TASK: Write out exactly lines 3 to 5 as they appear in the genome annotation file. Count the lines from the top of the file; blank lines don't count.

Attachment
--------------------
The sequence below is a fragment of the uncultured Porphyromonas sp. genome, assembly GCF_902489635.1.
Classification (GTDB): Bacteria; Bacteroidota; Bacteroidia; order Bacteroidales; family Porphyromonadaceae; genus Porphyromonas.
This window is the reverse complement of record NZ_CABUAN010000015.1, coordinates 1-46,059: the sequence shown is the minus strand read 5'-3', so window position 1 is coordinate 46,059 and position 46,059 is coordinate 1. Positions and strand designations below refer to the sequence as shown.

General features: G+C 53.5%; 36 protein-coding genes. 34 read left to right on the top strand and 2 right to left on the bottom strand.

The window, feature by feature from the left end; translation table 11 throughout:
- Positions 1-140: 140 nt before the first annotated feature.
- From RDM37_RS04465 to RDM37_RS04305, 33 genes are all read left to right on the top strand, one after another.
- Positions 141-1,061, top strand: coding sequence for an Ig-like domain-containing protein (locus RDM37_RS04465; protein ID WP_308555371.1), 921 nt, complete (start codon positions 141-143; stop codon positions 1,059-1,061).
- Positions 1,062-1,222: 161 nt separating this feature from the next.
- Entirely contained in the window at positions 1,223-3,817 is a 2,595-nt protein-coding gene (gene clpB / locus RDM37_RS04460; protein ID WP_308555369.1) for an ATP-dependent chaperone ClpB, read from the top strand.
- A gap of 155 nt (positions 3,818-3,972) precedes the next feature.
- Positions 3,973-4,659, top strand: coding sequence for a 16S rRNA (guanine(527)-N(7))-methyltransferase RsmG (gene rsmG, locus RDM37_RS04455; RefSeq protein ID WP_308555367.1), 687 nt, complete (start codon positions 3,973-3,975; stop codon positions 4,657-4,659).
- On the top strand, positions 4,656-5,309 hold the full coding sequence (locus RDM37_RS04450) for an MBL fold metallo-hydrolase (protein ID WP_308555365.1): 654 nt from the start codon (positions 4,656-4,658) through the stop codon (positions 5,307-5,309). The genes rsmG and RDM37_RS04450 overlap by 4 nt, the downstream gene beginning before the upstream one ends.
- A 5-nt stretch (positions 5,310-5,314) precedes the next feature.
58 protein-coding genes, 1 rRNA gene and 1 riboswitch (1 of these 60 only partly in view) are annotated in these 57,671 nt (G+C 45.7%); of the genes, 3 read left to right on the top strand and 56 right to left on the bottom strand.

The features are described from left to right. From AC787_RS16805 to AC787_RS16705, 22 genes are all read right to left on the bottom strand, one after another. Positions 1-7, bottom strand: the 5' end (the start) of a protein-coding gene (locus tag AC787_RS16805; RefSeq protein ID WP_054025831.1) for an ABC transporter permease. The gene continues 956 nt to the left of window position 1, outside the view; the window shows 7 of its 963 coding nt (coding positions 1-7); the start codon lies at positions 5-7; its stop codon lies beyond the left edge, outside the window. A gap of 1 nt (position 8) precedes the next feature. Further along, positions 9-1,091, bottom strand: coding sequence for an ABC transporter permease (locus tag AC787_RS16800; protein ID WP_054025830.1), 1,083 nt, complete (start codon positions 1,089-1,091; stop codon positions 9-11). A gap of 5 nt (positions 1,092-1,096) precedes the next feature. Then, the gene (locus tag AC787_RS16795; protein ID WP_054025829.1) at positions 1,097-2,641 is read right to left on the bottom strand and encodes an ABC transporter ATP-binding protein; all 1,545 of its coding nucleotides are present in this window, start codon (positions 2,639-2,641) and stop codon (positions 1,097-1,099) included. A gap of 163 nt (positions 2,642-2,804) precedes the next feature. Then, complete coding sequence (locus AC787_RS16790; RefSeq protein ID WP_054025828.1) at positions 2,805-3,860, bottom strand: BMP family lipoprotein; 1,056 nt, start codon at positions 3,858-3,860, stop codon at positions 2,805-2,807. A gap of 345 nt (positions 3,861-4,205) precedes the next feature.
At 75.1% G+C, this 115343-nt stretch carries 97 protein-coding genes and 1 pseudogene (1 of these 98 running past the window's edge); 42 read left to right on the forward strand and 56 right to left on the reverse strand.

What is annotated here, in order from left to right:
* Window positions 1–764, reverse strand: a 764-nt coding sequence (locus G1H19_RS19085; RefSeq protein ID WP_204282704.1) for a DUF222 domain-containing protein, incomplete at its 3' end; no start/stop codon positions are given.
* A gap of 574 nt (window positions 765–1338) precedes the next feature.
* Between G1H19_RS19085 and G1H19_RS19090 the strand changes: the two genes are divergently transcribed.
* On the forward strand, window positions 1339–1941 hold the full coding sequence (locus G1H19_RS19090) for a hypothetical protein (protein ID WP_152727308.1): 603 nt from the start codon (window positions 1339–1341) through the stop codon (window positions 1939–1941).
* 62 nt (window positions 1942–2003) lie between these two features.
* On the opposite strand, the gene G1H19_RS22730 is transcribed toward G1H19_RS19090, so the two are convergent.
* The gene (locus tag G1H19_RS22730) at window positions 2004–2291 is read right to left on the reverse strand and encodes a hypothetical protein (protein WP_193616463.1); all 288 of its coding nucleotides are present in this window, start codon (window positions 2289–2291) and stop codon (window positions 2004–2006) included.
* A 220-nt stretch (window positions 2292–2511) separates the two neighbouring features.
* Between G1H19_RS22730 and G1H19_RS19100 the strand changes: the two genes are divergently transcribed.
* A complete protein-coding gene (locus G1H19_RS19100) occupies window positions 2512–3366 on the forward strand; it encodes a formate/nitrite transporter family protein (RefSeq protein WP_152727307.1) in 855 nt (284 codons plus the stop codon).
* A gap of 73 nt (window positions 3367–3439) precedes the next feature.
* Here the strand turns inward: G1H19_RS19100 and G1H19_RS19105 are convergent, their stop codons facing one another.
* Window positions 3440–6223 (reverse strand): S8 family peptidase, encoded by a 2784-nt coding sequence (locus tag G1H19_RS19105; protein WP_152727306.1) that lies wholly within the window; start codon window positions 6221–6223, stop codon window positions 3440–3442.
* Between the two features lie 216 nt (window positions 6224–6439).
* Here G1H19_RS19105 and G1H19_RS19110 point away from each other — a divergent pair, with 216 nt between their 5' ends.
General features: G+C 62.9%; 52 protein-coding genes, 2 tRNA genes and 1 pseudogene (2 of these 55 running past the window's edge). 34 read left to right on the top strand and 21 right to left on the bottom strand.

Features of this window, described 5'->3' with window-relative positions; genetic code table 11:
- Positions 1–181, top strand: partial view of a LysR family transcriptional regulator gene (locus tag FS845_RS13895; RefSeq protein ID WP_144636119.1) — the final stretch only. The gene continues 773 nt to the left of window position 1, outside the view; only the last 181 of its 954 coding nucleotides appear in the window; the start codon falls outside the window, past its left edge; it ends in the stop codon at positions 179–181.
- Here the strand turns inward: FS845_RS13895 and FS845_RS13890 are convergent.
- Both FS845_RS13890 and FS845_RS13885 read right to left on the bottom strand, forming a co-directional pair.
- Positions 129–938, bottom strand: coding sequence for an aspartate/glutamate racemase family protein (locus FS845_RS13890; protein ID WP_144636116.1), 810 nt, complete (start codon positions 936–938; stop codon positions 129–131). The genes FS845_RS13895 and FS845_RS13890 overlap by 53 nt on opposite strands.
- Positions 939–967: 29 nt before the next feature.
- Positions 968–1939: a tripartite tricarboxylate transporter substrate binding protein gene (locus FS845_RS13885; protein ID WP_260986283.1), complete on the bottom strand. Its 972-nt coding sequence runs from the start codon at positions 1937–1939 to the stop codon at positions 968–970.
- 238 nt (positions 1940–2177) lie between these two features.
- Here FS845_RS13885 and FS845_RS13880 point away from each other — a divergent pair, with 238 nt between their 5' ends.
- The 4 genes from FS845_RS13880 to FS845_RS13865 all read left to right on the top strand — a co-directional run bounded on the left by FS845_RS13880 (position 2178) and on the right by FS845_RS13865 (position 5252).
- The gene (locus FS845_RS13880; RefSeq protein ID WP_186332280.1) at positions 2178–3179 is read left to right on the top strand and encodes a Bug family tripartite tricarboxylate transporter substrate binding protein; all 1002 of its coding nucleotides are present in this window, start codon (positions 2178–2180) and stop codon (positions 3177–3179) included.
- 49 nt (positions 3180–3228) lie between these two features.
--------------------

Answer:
This window is the reverse complement of record NZ_CABUAN010000015.1, coordinates 1-46,059: the sequence shown is the minus strand read 5'-3', so window position 1 is coordinate 46,059 and position 46,059 is coordinate 1. Positions and strand designations below refer to the sequence as shown.

General features: G+C 53.5%; 36 protein-coding genes. 34 read left to right on the top strand and 2 right to left on the bottom strand.

The window, feature by feature from the left end; translation table 11 throughout: